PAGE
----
News

/ Welcome new types of trademarks

21 April, 2022

A wide range of new trademarks such as holograms, moving images, position marks and even flavor and texture marks, are now possible to register with the recent entry into force of the new industrial property law.

Carla Pacheco
Director of Trademarks and Patents Group
Alessandri Abogados

 

It is the most long-awaited reform in the Chilean intellectual property industry.  Law 21,355, which introduces amendments to the Industrial Property Law 19,039, known in the industry as the “short law”, among other significant amendments, changes nothing more and nothing less than the definition of trademarks and has just entered into force, after the publication of its regulations.

A trademark, pursuant to law 19,039 and until the entry into force of the new law, comprised any sign that was susceptible of graphic representation capable of distinguishing in the market products, services or industrial or commercial establishments.  They could consist of words, including personal names, letters, numbers, figurative elements such as images, graphics, symbols, color combinations, sounds, as well as any combination of these signs.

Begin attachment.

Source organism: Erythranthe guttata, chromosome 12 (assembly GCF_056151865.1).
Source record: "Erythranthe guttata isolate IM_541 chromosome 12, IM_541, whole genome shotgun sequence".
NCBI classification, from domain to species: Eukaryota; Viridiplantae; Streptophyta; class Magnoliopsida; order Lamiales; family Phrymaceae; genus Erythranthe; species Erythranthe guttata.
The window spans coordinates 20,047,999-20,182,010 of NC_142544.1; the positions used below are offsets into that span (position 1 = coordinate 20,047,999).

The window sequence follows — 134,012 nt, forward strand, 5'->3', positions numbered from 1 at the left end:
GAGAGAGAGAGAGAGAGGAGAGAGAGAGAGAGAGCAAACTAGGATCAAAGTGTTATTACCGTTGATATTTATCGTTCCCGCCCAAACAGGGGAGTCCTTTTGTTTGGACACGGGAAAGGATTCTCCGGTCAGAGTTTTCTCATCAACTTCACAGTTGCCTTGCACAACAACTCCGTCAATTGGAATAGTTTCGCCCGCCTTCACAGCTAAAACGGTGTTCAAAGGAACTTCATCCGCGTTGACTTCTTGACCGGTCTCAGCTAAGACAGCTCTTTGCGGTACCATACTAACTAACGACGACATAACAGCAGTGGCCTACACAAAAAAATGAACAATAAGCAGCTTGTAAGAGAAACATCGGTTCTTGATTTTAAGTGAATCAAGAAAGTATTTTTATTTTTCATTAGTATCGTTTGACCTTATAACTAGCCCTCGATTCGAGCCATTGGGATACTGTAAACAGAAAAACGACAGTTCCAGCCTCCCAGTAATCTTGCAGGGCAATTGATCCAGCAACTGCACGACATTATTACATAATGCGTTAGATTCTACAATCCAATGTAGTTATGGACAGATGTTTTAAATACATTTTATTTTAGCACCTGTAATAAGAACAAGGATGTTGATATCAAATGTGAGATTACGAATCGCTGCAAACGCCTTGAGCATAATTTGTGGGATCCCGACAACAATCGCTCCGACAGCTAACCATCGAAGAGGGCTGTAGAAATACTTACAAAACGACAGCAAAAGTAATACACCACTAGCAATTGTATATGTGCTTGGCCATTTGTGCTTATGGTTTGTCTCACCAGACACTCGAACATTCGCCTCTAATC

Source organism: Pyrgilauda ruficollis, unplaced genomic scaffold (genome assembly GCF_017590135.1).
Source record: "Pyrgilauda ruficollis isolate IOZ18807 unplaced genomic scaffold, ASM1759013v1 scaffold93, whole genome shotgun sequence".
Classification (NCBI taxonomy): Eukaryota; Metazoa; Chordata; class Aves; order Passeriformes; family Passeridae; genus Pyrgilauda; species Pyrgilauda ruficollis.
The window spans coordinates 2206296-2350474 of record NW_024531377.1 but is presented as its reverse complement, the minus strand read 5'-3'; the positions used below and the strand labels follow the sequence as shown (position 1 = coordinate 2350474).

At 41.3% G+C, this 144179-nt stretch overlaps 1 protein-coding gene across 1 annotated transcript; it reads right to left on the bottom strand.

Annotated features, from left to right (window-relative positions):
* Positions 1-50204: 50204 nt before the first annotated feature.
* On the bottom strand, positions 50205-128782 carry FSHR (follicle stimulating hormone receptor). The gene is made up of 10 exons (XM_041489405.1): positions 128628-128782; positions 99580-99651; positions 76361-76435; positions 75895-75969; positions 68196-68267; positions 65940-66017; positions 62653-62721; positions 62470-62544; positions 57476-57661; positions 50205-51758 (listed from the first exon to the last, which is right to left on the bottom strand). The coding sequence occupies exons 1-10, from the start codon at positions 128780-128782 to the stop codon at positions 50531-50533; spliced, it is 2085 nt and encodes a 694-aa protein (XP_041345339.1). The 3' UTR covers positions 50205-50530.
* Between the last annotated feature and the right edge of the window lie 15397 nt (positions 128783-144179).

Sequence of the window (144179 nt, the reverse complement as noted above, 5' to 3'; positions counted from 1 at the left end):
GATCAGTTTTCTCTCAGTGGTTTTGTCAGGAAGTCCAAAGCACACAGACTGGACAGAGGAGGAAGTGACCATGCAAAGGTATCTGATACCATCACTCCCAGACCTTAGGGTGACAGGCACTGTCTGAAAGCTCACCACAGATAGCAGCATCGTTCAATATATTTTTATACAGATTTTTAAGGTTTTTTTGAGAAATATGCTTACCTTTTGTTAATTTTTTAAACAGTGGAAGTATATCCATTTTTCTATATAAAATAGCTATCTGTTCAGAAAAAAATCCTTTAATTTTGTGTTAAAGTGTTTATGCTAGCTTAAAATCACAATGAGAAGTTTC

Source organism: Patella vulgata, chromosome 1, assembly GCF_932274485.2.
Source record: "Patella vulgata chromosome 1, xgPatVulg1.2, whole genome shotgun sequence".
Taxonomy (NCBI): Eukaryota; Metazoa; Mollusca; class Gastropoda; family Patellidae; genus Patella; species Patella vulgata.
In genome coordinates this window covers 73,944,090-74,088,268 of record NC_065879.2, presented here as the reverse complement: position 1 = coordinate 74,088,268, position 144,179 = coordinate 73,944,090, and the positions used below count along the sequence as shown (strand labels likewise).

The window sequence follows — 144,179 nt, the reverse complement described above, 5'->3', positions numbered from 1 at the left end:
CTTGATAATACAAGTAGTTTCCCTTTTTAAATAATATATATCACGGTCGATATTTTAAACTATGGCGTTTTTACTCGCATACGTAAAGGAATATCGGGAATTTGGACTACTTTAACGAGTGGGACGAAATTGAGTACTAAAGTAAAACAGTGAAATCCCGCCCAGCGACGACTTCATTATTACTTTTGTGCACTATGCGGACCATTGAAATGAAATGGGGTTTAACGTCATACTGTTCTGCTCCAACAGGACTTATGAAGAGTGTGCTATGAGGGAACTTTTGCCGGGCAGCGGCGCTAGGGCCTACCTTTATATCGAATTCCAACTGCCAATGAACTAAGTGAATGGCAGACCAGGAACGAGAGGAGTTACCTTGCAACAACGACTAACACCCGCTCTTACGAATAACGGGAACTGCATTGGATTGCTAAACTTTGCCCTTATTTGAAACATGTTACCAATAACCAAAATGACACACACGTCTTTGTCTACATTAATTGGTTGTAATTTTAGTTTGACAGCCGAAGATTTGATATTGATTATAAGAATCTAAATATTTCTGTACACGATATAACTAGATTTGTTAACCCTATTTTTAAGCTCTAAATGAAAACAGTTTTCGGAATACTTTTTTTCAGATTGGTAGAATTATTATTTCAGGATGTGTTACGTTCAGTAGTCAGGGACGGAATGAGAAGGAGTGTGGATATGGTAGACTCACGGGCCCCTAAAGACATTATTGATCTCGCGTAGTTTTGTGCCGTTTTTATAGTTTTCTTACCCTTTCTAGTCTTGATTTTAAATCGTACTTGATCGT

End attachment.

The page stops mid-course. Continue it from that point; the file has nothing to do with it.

Now, pursuant to the short law, a trademark is any sign capable of distinguishing goods or services in the market.  That is all.  Therefore, now that the law is in force, the only requirement for a sign to be a trademark is that it is capable of distinguishing a product or service in the market, obviating its capacity to be represented in graphic form.  A consequence of this is that trademarks may consist not only of colors or sounds -or a combination of both- as provided in the previous law, but also of smells or three-dimensional shapes, which are now also adopted in our legislation, the so-called non-traditional trademarks.

But even more important is that the short law only exemplifies the types of signs that can now be registered as trademarks, establishing only one requirement: its distinctiveness.  That is, a sign must be capable of connecting a certain product or service with a certain business origin.

Our legislation now welcomes a wide range of possible new trademarks, both visual and non-visual, such as holograms, moving images, position marks and even flavor and texture marks -why not-, as long as they are able to comply with the distinctiveness parameter as the only requirement established in the law.